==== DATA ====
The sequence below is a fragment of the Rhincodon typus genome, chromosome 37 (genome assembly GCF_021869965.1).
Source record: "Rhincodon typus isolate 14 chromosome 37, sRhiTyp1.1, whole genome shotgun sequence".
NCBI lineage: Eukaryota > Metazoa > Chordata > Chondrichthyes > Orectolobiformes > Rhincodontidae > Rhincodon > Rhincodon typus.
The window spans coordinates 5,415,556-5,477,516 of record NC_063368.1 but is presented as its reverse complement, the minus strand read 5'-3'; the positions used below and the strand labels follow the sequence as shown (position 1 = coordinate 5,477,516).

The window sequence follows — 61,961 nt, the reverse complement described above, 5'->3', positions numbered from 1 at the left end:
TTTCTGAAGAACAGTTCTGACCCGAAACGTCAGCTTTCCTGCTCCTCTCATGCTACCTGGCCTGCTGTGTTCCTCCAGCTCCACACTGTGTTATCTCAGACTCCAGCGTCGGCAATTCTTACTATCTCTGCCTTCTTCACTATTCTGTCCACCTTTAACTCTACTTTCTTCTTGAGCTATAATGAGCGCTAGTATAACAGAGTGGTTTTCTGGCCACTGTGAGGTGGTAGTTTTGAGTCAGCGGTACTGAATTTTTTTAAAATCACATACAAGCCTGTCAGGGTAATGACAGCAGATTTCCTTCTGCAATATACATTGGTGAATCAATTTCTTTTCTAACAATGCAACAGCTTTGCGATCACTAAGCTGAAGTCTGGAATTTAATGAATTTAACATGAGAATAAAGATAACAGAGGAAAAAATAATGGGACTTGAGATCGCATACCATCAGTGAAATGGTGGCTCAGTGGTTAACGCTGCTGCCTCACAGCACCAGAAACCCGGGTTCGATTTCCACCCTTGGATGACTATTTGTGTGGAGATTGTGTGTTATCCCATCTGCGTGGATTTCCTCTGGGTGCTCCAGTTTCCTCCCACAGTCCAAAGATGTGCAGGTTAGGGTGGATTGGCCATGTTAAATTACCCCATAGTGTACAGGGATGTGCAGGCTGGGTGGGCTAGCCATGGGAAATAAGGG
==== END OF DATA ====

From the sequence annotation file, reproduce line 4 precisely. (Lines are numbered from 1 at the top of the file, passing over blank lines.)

The window spans coordinates 5,415,556-5,477,516 of record NC_063368.1 but is presented as its reverse complement, the minus strand read 5'-3'; the positions used below and the strand labels follow the sequence as shown (position 1 = coordinate 5,477,516).